Two men have the compartment across from his. They seem very much interested in each other, for they continue to talk after they have gone to bed. In order to make themselves heard they have almost to scream, and the raucous sound of their voices is much more disturbing than the sound of the wheels grinding against the rails. It is hard to sleep on a train even under favorable circumstances. Our salesman has a strenuous day ahead of him--most of his days are strenuous--and the noise is keeping him awake.

He could throw on his bathrobe, climb down and remonstrate with the two men across the way. It would be correct for him to do so, but it would hardly be expedient. People who are thoughtless enough to be noisy late at night are often rude enough to be very unpleasant when any one interferes. The salesman has no real authority over them, but the porter on duty at night is supposed to see that a certain amount of peace and quiet is maintained. The salesman rings the bell, and when the porter appears, asks him if he would mind begging the two men across the aisle to lower their voices. The porter has had years of experience. He has developed a soft, pleasant way of asking people to be quiet, and in a few minutes the car is still except for the inevitable sound of the train and the snoring of an old lady near the end of the car. This last cannot be helped. It must be endured, and our salesman composes himself into a deep slumber.

Dressing and undressing in a sleeping car are among the most difficult operations to perform gracefully. There are no rules. Most men prefer staying in their berths to making the attempt in the crowded dressing rooms. Some divide the process between the two, but no gentleman ever goes streaking down the aisle half-dressed. He is either fully clothed or else he is wrapped in a bathrobe or a dressing gown.

When our salesman comes in to breakfast the next morning there is only one vacant place, a seat opposite a young woman at a table for two. He crosses over and sits down, first asking if he may do so. In well-managed dining cars and restaurants, the seating is taken care of by the head waiter. He never places a person at a table with some one else without asking permission of the one who is already seated. It is never permissible for a stranger to go to a table that is already taken if there is a vacant one available. The young lady bows and smiles. She has already sent in her order. They talk during the meal quite as if they had been introduced and had met by appointment instead of by accident. She does not introduce herself, nor does he introduce himself. When she has finished she asks the waiter for her bill. She pays it herself--our salesman has too much delicacy to offer to do so--and tips the waiter. Then with a nod and a smile she is gone.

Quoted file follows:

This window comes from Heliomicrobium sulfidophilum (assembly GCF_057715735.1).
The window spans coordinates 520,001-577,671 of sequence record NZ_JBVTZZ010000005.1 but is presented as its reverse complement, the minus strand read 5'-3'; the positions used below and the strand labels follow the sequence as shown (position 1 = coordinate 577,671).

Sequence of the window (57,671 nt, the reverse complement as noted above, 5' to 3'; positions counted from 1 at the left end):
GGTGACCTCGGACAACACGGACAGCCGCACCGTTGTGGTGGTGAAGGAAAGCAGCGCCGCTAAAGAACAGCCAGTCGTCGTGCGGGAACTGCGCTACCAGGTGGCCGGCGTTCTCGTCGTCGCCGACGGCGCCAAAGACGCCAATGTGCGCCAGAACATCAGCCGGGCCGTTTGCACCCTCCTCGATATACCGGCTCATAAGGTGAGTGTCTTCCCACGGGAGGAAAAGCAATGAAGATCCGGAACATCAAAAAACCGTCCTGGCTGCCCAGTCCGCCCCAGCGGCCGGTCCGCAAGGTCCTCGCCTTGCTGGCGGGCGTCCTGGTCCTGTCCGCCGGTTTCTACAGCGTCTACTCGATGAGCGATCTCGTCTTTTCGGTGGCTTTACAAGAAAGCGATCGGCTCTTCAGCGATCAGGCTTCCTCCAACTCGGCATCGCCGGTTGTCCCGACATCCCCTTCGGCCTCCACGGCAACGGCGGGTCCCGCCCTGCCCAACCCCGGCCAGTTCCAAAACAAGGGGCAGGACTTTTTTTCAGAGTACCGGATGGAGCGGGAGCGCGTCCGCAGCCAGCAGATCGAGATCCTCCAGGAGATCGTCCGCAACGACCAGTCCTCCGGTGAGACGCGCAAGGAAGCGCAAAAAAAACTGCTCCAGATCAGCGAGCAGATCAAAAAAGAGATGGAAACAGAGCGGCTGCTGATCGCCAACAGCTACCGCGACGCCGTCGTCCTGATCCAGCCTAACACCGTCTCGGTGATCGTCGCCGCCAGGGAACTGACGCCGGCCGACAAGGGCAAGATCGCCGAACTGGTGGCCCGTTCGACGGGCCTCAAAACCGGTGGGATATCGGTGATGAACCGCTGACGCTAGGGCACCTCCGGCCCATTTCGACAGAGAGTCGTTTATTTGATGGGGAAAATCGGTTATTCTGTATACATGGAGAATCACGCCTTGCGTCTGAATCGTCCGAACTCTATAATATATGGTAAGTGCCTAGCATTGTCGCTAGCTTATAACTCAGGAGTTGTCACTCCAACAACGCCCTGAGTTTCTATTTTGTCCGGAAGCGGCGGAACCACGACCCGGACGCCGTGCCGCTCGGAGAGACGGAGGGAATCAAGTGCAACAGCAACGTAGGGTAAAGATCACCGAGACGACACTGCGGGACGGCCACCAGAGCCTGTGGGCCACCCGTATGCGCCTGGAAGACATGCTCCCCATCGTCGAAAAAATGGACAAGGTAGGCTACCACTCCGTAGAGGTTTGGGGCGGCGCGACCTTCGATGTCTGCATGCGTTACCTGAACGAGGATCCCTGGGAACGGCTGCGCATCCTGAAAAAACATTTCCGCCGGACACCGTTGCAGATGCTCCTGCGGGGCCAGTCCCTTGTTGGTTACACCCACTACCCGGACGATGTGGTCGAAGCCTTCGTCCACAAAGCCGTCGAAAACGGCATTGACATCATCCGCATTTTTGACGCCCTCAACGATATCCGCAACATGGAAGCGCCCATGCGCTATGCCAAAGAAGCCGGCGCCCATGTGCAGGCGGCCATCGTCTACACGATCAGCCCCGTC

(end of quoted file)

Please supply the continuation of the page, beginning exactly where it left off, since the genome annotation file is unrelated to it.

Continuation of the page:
This salesman is a chivalrous traveler. Whenever there is an opportunity to render a service to a woman (or to any one else) he takes pleasure in doing it. He does not place women under financial obligation to him, however, and he is careful not to annoy them with attentions. He has many times found a taxi for a woman traveling alone or with children when they have had the same destination; he has helped women decipher time tables; he has carried bundles and suitcases and baskets and boxes for old ladies who have not yet learned in all their long, long lives that the way to travel is with as little, instead of with as much, baggage as possible; and he has helped young mothers establish themselves comfortably in place with their children. But he has never--and he has been traveling a good many years now--thrust himself upon a woman and he has never embarrassed one by his attentions.

He does not "treat" the men whom he meets by accident during his travels. They often go in to meals together but each one settles his own bill, and when they come to the end of the journey they are without obligations toward one another. It is much pleasanter so.

The salesman does not, as a rule, tip the porter until he leaves the train, and the amount that he gives then is according to what the porter has done for him. If he has been in the car a good many hours and if he has had to ask the porter for many things, such as bringing ice water at night, silencing objectionable travelers, bringing pillows and tables during the day, not to mention polishing his shoes and brushing his coat every morning, he is much more generous than if he had been on the car only a few hours and had not asked for any special service. Unless the trip is long he never gives more than a dollar. Twenty-five cents is the minimum.

By Automobile. From an economic point of view this problem has come to be almost as large as the railroad problem, and the part the automobile, including trucks and taxis, plays in business is growing larger and larger every year.